The musical stylings, crunching rhythms, superb production and musicianship, great song writing Maybe because I have been listening a lot of Porcupine Tree albums, sometimes when Iistened to this album I felt like saying “Enough man While Abigail’s Ghost is treading in the footsteps of Porcupine Tree, they are taking several steps further along the prog rock and metal paths that Porcupine Tree only began to explore in their last two releases, Deadwing and Fear of a Blank Planet. Slaytan November 27th Comments. Theriot has also recorded some synths along with keyboardist Brett Guillory who brings in Barbieri-like synth textures in order to reach necessary atmospheres. Willie Moderator November 13th Comments. Lush synths backing up another excellent piece of drumming, beautiful acoustic licks and frankly wonderful lyrical work make this another one of the rare standouts here.
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Their similarity to Porcupine Tree extends well beyond the fact that both bands contain a Mr Wilson. Joshua Theriot employs a similar vocal recording technique to Steven Wilson; he utilises the same processed vocal style and laidback singing abigails ghost selling insincerity continuously exerting a melodious delivery.
You have to be logged in to post a comment. An excellent little solo occurs six minutes in, an excellent little instrumental showcase to try and put these insinceritu on the map.
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Recommended for fans of Porcupine Tree, but they will find this to rank up there with anything PT has done. This is tough, because while the band puts together an outstanding first effort, it’s quite overshadowed by the fact that it’s a sound that’s broadly similar to the likes of Porcupine Tree, Riverside and Oceansize, among countless others.
Copyright Prog Archives, All rights reserved. Just as there are plenty of anthemic and thought-provoking pieces, there are also a number of softer ghosf that add another savory abigails ghost selling insincerity to the mix.
Heavy bass and drums as vocals arrive. You might find boringness with this album if you are updated to prog music with bands like Porcupine Tree, Pineapple Thief or RPWL as they are alike in terms of style.
When I finally had the chance to listen to the complete songs I was pleasantly surprised to learn that my initial impression was only about half right; there is enough originality in these compositions to almost give them their ghot identity.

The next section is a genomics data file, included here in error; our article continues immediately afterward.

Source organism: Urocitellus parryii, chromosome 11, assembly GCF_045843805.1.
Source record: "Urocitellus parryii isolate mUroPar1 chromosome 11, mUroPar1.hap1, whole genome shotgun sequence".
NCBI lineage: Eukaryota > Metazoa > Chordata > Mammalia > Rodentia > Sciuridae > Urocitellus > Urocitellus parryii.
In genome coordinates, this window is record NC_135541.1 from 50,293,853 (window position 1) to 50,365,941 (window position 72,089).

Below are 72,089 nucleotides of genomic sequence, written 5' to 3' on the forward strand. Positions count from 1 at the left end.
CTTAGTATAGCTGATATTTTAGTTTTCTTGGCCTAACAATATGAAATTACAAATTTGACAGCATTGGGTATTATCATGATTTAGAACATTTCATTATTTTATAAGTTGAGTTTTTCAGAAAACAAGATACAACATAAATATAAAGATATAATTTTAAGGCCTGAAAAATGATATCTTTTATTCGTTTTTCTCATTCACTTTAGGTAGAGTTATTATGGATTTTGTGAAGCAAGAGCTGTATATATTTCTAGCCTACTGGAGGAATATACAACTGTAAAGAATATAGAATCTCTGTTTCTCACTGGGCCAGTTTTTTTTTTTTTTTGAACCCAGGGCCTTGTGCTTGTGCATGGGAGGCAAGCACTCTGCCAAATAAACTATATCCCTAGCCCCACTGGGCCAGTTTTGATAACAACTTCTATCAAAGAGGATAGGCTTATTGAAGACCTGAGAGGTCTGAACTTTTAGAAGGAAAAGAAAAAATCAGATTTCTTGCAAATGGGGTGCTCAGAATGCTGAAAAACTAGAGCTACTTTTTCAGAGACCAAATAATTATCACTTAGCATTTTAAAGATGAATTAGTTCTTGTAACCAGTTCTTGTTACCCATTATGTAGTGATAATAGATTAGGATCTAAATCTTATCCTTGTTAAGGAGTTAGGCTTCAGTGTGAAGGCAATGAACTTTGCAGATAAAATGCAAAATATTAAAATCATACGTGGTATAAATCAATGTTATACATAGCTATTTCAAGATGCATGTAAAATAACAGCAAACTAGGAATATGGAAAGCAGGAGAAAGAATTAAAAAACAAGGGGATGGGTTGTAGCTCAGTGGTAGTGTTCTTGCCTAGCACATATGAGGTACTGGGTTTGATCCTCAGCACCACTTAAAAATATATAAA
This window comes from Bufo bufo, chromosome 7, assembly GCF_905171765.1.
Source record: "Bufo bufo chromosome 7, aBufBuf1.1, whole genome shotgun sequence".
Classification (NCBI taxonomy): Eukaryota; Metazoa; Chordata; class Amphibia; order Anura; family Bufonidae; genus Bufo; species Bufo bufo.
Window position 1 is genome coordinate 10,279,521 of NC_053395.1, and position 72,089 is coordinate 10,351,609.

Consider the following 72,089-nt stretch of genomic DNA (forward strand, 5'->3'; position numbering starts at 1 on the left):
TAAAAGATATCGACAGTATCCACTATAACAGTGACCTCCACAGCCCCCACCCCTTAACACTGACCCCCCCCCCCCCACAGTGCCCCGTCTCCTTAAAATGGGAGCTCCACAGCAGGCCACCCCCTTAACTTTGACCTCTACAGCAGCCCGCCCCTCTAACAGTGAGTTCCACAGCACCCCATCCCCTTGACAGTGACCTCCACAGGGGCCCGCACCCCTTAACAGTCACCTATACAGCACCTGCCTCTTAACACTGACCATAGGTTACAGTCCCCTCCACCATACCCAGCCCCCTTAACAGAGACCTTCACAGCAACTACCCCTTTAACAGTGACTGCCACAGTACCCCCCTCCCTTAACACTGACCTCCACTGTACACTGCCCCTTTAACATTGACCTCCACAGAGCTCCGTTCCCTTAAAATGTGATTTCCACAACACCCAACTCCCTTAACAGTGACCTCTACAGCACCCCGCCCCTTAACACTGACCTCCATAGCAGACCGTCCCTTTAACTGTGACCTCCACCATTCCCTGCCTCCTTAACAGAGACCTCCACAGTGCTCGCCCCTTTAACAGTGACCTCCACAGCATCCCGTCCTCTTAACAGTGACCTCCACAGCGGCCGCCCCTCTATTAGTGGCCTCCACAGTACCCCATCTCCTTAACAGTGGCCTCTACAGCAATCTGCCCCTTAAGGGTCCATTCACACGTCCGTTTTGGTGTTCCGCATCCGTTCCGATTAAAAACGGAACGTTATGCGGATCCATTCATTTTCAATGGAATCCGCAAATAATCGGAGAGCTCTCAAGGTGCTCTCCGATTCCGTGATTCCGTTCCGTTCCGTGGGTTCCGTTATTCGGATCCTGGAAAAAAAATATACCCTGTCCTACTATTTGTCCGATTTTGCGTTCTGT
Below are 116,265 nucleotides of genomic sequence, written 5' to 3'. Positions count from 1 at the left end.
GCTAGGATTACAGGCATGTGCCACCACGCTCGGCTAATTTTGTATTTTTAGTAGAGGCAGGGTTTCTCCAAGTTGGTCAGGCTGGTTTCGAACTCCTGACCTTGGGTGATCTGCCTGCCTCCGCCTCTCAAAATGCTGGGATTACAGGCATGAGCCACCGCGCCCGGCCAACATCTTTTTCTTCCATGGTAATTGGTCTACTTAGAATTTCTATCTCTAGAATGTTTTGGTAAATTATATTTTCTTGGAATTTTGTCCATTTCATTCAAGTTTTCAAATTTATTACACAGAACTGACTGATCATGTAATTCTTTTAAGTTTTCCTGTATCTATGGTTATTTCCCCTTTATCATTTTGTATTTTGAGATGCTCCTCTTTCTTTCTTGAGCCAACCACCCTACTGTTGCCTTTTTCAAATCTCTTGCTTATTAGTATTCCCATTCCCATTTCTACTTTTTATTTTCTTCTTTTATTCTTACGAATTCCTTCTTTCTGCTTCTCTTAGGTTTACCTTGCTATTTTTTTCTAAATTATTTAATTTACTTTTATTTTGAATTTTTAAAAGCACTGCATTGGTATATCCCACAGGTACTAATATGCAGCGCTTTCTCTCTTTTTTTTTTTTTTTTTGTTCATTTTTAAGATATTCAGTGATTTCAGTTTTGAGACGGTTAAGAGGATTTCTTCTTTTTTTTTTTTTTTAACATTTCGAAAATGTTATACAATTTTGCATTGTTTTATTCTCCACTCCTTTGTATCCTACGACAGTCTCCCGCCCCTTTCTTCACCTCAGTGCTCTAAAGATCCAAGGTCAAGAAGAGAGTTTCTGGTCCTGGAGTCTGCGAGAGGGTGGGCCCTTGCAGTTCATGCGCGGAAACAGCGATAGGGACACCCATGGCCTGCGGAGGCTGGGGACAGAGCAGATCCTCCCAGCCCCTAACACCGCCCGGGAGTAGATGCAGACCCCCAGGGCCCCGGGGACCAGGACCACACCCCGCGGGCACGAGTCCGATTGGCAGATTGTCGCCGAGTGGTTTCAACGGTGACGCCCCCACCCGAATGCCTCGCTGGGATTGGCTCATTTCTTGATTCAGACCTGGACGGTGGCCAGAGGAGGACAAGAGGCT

Selling Insincerity by Abigail’s Ghost on Spotify
I completely agree with ijsincerity above comments with regard to the PT comparisons. It’s basically like you are listening to everything like Dream Theater, and so many bands that follow Dream Theater in progmet scene. The mix on this song is phenomenal, blowing the listener away with killer right-left speaker panning. You won’t be disappointed. You might enjoy the vocal harmony. Guitars are the key to this mystery.
Finally, these great musicians get to strut their stuff.
Selling Insincerity is nothing short of a progressive rock and metal seoling that is highly recommended. Selling Insincerity Posted by Mark Ramsey on The vocals and drumming start to dominate. So far it’s sounding like seling poor imitation of PT but I’ll have to give the album and good listen One of my favorites. Gard3n December 9th Comments. This would have fit abigails ghost selling insincerity on the “Deadwing” album. Though the band avoids categorization, their style of music mostly falls into progressive rock that emphasizes a blend of groove, spacey atmospheres, and excellent vocal harmonies.
Jethro42 April 27th Comments. Contrasts continue until it changes after wbigails minutes with strummed guitar, bass and drums. The other members’ performance is awesome as well. You can hear lots of weird sound collections in the background if you listen with a good set of headphones. That all changes with the next one called abigails ghost selling insincerity Blue”. The two concluding tracks are very good as well, I. This Abigwils Edited On But that’s how it should be, because it becomes much more than sound that simply travels to your ears: Turned me off a little bit.
Wilson’s bass playing is particularly central on “Cerulean Blue”, complete with industrial-like beats, eerie sounds, and manipulated vocal parts.